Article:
Anyone making the transition to college faces all kinds of difficulties — from making new friends to being away from family. For freshman women’s golfer Agathe Laisne, who was born and raised in Paris, France, these challenges are coupled with trials that many new Longhorn golfers never have to think about.
Laisne, the first French player to ever play for the women’s golf team, arrived at Texas with a standout resume. In 2015, she earned a spot on the European team for the Junior Solheim Cup and competed in her first LPGA major — the Evian Championship — at the age of 16. Last year, Laisne birdied her final hole to capture the European Ladies’ Amateur Championship by one stroke, and she made her second appearance in the Evian Championship.
When anyone moves to America from a foreign country, there can be a steep learning curve. In Laisne’s case, there have been several adjustments she’s had to make in her transition to playing collegiate golf in the United States.
One of them is that she is now part of a team. For most of her junior career, Laisne played for herself, without a team depending on her to perform well.
“Here, you really have to play for the team,” Laisne said. “It’s way more fun to play here because we’re not just playing for ourselves.”
Acclimating to American culture and getting the hang of things has been a difficult task, but Laisne’s teammates have done a lot to make her feel more comfortable.
“There’s always cultural barriers, no matter where you’re coming from internationally,” Texas head coach Ryan Murphy said. “Agathe has a terrific personality, and the team loves her, so I think they’ve all taken her under their wing.”
Laisne’s teammates appreciate the presence she has brought to the team, especially her sense of humor.
“Agathe is one of the funniest, outgoing and honest people I know,” junior Maddie Luitweiler said. “She makes me laugh every day. She is always smiling. She is one of a kind, she does things her own way and is proud to be herself.”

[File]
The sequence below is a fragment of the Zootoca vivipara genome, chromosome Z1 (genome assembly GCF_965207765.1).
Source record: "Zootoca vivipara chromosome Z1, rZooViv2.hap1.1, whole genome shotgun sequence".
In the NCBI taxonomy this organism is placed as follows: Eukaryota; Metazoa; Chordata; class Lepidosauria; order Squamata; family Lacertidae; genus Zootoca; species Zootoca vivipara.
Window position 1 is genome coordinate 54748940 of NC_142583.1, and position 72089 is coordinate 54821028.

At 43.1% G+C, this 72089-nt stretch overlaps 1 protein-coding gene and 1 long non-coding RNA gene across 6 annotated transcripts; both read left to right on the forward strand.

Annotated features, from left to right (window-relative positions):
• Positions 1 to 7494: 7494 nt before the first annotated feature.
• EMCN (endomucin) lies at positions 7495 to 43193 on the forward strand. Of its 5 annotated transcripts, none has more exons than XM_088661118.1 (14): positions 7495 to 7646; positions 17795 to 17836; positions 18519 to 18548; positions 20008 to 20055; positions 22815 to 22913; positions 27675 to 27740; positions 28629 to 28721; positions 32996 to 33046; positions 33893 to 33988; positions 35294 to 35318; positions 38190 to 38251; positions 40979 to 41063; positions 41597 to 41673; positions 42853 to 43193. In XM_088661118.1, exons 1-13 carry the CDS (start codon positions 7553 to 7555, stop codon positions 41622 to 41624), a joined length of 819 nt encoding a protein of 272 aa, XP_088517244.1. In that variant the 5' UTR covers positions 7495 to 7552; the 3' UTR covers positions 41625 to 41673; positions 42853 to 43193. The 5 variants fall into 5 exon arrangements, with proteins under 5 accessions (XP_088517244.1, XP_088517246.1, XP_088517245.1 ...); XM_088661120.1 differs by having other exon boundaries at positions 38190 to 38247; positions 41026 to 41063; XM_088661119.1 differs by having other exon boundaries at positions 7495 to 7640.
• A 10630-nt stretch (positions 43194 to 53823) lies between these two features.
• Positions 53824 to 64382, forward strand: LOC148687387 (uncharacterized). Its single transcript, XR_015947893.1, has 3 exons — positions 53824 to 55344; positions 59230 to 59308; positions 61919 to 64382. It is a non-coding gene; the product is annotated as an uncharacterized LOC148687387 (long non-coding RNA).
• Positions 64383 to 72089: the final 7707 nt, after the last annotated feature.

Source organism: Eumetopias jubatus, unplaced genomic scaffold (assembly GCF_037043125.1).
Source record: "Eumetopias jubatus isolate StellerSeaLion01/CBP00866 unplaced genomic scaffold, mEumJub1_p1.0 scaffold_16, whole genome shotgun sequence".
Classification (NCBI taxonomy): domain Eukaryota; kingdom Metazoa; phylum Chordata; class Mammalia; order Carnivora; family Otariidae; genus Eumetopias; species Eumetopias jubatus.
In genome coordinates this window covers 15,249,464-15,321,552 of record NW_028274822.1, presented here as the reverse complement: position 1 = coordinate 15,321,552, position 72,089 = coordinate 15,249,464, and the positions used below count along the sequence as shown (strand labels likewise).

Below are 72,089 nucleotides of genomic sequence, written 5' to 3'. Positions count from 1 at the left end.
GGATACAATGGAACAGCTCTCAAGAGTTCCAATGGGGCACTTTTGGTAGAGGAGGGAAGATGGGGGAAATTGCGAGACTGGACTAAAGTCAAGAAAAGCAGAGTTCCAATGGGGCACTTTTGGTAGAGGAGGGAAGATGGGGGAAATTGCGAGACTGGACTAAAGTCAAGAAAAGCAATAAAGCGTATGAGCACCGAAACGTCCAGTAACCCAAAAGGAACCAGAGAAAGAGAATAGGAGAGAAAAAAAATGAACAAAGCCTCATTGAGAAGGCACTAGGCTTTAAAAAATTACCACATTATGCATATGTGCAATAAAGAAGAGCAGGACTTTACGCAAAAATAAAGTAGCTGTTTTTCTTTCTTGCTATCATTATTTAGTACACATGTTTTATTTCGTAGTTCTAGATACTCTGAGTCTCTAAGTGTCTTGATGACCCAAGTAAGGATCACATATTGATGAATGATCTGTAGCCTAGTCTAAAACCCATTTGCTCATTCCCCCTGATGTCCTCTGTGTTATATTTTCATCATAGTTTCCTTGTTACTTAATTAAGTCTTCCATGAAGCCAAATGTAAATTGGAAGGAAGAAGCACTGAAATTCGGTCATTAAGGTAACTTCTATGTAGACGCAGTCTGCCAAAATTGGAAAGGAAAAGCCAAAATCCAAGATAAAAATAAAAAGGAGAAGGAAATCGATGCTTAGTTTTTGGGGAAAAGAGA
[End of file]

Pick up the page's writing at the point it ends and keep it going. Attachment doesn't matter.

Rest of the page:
Although her teammates have helped make Texas feel a bit more like home, attending a university so far from her family and friends back in France has still been difficult to adjust to for Laisne.
“At the beginning, it was really hard,” Laisne said. “It’s been hard to come here and not have my routine with my friends and family, but I’m kind of getting used to it and it’s getting better.”
Laisne always knew she wanted to come to the U.S. to play college golf, in hopes of one day playing on the LPGA Tour. Laisne had multiple offers from schools across the country, but she chose Texas for its balance of golf and academics. Her parents were very supportive of her choice to come to UT.
Laisne has also had to adjust to the golf courses here in the U.S. In general, the fairways here are a bit larger compared to most European courses, but the courses are longer. The greens are also faster and more sloped in the U.S., so putting is more difficult.
Laisne’s best finish in a collegiate tournament thus far was a tied-ninth finish last month at the Wildcat Invitational in Tucson, Arizona. Although she didn’t get off to the start she wanted to in the fall, Laisne has some big goals for the rest of the spring.
“I hope to have a chance to win a tournament,” Laisne said. “That would be great. I also want to do well at the NCAA Championship. A win with the team would be really fun.”